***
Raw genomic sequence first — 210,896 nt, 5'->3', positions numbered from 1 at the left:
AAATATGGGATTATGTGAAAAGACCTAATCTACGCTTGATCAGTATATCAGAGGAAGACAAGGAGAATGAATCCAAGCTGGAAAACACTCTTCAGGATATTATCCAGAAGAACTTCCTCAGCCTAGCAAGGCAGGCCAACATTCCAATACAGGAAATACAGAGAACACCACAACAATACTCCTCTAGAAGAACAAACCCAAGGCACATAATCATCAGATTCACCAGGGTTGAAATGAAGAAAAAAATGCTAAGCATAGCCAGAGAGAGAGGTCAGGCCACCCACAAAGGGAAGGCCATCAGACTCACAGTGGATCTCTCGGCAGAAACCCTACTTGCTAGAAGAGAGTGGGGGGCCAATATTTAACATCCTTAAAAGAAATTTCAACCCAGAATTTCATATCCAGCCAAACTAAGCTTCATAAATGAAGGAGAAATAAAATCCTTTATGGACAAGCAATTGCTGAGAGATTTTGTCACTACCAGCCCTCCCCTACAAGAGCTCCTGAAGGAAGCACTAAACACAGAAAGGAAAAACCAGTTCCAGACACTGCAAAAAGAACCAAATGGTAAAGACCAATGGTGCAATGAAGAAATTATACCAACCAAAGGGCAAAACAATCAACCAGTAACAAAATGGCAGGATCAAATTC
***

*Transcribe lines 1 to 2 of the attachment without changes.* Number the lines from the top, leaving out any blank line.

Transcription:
Raw genomic sequence first — 210,896 nt, 5'->3', positions numbered from 1 at the left:
AAATATGGGATTATGTGAAAAGACCTAATCTACGCTTGATCAGTATATCAGAGGAAGACAAGGAGAATGAATCCAAGCTGGAAAACACTCTTCAGGATATTATCCAGAAGAACTTCCTCAGCCTAGCAAGGCAGGCCAACATTCCAATACAGGAAATACAGAGAACACCACAACAATACTCCTCTAGAAGAACAAACCCAAGGCACATAATCATCAGATTCACCAGGGTTGAAATGAAGAAAAAAATGCTAAGCATAGCCAGAGAGAGAGGTCAGGCCACCCACAAAGGGAAGGCCATCAGACTCACAGTGGATCTCTCGGCAGAAACCCTACTTGCTAGAAGAGAGTGGGGGGCCAATATTTAACATCCTTAAAAGAAATTTCAACCCAGAATTTCATATCCAGCCAAACTAAGCTTCATAAATGAAGGAGAAATAAAATCCTTTATGGACAAGCAATTGCTGAGAGATTTTGTCACTACCAGCCCTCCCCTACAAGAGCTCCTGAAGGAAGCACTAAACACAGAAAGGAAAAACCAGTTCCAGACACTGCAAAAAGAACCAAATGGTAAAGACCAATGGTGCAATGAAGAAATTATACCAACCAAAGGGCAAAACAATCAACCAGTAACAAAATGGCAGGATCAAATTC